The Auditor General of the City of Buenos Aires (AGCBA, for its acronym in Spanish) analyzed the management of the Secretariat of Economic Development of Buenos Aires, with activities concerning Competitive City and Buenos Aires Enterprise. On the first they found that most of the expenditure is intended to cover administrative matters. The report says, in relation to both plans, there are no studies to discover whether the objectives proposed are "achievable".

The Competitive City Program seeks to further the process of investment and technological upgrading of SMEs through special loans with convenient rates. According to the audit only "45% of expenditures were allocated to subsidize the interest rate of loans granted to beneficiaries", while "more than half of the expenditure incurred is used to cover operating and administrative program costs".

Meanwhile, the watchdog said that Competitive City used almost all of its funds to meet half of its objectives: "To reach 49.4% of its physical goal, they used 81.4%" of its budget. The same happened with the Buenos Aires Enterprise Program, which aims to promote the creation and development of innovative enterprises. The latter invested $ 4,568,409, 92% of its funds for 59% of its physical goal.

The Buenos Aires Audit noted in its report published in 2011 on 2010 data, that it is not known whether the objectives of both programs can be reasonably achieved with the allocated resources because "there is no record of studies" that demonstrate this. To this, we must add that "none of the two plans have indicators to measure the impact of the actions on economic activity in the City."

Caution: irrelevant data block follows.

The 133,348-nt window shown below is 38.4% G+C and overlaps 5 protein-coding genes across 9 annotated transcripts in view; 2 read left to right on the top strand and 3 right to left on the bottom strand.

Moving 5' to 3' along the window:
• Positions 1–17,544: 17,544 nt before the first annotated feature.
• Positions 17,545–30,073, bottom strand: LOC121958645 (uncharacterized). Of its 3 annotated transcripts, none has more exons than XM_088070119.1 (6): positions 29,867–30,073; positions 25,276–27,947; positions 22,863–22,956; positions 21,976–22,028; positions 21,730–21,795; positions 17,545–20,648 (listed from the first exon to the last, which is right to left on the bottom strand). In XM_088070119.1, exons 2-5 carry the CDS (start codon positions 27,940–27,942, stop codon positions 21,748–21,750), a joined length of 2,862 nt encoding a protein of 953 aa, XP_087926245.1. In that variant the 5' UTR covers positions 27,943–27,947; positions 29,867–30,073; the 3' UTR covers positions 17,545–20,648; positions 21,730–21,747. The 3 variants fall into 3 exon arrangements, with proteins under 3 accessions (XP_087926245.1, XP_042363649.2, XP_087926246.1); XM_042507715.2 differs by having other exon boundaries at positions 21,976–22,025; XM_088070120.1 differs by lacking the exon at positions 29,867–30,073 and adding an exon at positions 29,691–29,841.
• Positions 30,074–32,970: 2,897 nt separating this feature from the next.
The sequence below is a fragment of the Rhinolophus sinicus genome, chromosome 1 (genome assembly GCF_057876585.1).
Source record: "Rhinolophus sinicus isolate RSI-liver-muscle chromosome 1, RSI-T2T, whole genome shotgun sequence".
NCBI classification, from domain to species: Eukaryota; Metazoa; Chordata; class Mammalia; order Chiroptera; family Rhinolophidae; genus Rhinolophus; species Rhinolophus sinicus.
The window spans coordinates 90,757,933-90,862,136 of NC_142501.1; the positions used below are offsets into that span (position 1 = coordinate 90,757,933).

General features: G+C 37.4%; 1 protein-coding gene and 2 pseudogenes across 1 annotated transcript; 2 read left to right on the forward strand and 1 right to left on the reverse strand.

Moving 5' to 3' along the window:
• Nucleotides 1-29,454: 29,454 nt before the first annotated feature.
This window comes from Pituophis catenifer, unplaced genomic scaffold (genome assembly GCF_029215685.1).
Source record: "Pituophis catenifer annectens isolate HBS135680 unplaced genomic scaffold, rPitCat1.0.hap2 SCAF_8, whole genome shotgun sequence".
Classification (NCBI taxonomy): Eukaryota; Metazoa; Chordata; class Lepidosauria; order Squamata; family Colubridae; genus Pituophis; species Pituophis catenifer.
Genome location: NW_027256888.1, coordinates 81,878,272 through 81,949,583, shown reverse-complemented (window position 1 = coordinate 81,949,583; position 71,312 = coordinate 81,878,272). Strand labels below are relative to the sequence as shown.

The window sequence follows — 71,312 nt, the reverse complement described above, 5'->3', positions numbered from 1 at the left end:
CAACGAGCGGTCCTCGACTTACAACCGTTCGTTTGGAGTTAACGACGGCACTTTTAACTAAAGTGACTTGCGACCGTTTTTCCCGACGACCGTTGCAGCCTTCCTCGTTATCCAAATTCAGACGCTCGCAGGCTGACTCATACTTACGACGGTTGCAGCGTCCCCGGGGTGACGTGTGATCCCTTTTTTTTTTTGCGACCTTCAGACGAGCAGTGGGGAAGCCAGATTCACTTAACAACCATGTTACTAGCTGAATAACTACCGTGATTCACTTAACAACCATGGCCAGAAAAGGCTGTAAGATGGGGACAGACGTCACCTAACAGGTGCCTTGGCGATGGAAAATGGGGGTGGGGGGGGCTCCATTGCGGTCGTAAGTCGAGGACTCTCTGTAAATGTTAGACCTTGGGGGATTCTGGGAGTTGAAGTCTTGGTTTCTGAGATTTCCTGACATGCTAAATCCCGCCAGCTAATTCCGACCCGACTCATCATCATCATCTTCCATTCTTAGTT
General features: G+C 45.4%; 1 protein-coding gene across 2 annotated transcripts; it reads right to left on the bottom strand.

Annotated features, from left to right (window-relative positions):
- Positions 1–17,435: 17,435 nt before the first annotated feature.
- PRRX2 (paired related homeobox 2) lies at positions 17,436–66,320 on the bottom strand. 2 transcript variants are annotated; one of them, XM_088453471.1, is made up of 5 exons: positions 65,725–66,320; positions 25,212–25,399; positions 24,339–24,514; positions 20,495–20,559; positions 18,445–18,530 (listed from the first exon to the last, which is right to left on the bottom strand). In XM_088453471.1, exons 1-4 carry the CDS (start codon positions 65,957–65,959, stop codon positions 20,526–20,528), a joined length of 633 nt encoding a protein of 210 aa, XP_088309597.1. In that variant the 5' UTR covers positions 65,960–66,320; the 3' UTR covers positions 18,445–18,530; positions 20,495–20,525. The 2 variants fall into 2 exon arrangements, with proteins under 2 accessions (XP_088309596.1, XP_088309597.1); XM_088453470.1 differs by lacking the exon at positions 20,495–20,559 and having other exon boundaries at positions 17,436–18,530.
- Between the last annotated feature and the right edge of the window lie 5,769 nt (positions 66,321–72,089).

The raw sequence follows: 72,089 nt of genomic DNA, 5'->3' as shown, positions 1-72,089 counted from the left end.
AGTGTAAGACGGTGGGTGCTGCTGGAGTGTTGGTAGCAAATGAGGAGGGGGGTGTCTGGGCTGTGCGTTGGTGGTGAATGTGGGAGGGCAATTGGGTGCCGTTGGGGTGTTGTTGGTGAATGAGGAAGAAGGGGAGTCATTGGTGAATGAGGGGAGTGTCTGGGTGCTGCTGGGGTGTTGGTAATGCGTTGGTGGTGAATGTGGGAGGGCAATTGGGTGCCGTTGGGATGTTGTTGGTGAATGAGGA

A Program with Discretionary Selection Criteria

The watchdog said that 21% of the analyzed cases of assisted companies in the Buenos Aires Embark "do not meet the admission requirements." There were detected, for example, two "incomplete budgets," three "that do not meet the age requirements of less than 24 months since its creation," and three "that do not correspond to innovative activities and new ventures."

Also, on the sponsors (whose task was to support entrepreneurs in order to implement their respective business ventures), the auditors reported that it should be evaluated numerically, but a letter code was used, so that "in the last evaluation, the sum of the scores obtained does not match the criterion of the minimum, average, and maximum of abbreviations mentioned." According to the City Watchdog, "this allows the application of discretionary assessment criteria that decrease the transparency of the selection process and evaluation of applicants, coupled with a subjective application of the criteria by reviewers."

Buenos Aires, Competitive City? 

Although the program is dedicated to assisting the SMEs in the process of investment and technological upgrading, promoting its competitiveness, the AGCBA found that "only 75 credits for the incorporation of technology or capital goods were granted (10.37% of total loans), "and instead" 648 loans were made to strengthen the work."

The audit said that "20 loans for OPEs were granted in breach of the Agreement between the Secretariat of Economic Development and the Bank of the City of Buenos Aires, which is a requirement for a loan qualification, the beneficiary is organized under one of the rates established by law 19,550. These loans represent 24% of the 84 selected in the sample of cases audited by the watchdog.